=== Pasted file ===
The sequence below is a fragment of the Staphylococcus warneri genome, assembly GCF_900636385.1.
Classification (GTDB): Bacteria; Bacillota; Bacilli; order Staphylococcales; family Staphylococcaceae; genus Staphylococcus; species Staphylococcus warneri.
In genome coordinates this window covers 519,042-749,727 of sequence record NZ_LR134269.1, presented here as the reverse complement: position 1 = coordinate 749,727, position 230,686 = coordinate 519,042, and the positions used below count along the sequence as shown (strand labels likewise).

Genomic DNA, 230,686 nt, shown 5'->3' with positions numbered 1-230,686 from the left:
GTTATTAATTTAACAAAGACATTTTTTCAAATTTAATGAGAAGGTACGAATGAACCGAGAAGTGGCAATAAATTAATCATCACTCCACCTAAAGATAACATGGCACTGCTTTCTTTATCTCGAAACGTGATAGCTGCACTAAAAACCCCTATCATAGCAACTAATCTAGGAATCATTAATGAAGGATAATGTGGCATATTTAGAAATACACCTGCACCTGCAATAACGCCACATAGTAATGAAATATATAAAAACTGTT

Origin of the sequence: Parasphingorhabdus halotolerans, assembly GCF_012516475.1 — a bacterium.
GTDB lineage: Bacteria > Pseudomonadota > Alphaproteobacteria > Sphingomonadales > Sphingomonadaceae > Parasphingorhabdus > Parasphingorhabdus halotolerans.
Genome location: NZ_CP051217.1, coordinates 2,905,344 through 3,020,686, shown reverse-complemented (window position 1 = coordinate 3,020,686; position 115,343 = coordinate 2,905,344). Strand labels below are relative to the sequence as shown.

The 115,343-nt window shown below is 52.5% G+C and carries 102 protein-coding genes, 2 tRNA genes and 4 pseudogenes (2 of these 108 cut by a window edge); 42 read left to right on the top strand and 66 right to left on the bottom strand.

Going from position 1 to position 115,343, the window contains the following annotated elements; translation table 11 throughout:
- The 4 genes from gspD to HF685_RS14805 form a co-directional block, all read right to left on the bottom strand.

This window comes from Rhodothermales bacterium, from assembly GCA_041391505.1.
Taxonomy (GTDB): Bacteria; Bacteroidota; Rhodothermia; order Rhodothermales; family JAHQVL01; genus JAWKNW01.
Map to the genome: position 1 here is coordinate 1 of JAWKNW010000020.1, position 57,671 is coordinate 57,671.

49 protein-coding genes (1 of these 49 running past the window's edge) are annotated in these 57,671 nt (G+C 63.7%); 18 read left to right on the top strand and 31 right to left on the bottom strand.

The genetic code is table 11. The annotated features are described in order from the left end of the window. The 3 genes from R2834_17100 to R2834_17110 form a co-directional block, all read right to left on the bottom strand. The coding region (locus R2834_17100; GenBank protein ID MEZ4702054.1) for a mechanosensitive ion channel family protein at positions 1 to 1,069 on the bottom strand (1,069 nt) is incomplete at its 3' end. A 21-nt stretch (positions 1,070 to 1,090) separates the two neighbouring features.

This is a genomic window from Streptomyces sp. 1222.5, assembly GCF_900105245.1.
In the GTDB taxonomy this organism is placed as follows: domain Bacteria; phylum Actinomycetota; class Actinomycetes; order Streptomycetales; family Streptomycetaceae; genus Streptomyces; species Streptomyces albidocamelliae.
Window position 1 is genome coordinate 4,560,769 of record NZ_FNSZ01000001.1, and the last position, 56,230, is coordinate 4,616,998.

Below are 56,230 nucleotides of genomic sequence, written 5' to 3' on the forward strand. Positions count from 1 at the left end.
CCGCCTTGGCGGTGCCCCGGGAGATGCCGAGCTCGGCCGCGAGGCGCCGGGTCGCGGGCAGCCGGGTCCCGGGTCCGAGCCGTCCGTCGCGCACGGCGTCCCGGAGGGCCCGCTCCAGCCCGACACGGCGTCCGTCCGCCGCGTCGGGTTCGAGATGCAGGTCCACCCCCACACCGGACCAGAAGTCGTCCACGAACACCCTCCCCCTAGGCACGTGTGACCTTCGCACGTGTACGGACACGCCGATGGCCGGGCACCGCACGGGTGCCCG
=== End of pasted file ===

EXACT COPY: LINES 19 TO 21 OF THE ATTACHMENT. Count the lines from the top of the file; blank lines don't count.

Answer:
Window position 1 is genome coordinate 4,560,769 of record NZ_FNSZ01000001.1, and the last position, 56,230, is coordinate 4,616,998.

Below are 56,230 nucleotides of genomic sequence, written 5' to 3' on the forward strand. Positions count from 1 at the left end.
CCGCCTTGGCGGTGCCCCGGGAGATGCCGAGCTCGGCCGCGAGGCGCCGGGTCGCGGGCAGCCGGGTCCCGGGTCCGAGCCGTCCGTCGCGCACGGCGTCCCGGAGGGCCCGCTCCAGCCCGACACGGCGTCCGTCCGCCGCGTCGGGTTCGAGATGCAGGTCCACCCCCACACCGGACCAGAAGTCGTCCACGAACACCCTCCCCCTAGGCACGTGTGACCTTCGCACGTGTACGGACACGCCGATGGCCGGGCACCGCACGGGTGCCCG